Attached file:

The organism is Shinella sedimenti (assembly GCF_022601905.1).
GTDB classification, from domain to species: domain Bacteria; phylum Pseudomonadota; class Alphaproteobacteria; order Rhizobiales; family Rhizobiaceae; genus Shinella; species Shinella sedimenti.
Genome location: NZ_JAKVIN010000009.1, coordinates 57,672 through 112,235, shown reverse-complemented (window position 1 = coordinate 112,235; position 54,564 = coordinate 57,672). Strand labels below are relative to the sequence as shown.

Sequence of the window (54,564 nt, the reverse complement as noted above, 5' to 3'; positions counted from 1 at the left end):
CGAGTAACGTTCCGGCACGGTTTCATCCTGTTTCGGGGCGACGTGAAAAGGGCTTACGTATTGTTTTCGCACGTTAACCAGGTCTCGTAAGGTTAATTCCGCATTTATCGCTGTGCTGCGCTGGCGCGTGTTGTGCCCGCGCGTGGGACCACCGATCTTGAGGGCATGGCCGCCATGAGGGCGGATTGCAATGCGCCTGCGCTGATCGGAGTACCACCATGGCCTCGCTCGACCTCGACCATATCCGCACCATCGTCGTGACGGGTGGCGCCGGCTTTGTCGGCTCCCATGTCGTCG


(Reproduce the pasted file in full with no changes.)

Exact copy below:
The organism is Shinella sedimenti (assembly GCF_022601905.1).
GTDB classification, from domain to species: domain Bacteria; phylum Pseudomonadota; class Alphaproteobacteria; order Rhizobiales; family Rhizobiaceae; genus Shinella; species Shinella sedimenti.
Genome location: NZ_JAKVIN010000009.1, coordinates 57,672 through 112,235, shown reverse-complemented (window position 1 = coordinate 112,235; position 54,564 = coordinate 57,672). Strand labels below are relative to the sequence as shown.

Sequence of the window (54,564 nt, the reverse complement as noted above, 5' to 3'; positions counted from 1 at the left end):
CGAGTAACGTTCCGGCACGGTTTCATCCTGTTTCGGGGCGACGTGAAAAGGGCTTACGTATTGTTTTCGCACGTTAACCAGGTCTCGTAAGGTTAATTCCGCATTTATCGCTGTGCTGCGCTGGCGCGTGTTGTGCCCGCGCGTGGGACCACCGATCTTGAGGGCATGGCCGCCATGAGGGCGGATTGCAATGCGCCTGCGCTGATCGGAGTACCACCATGGCCTCGCTCGACCTCGACCATATCCGCACCATCGTCGTGACGGGTGGCGCCGGCTTTGTCGGCTCCCATGTCGTCG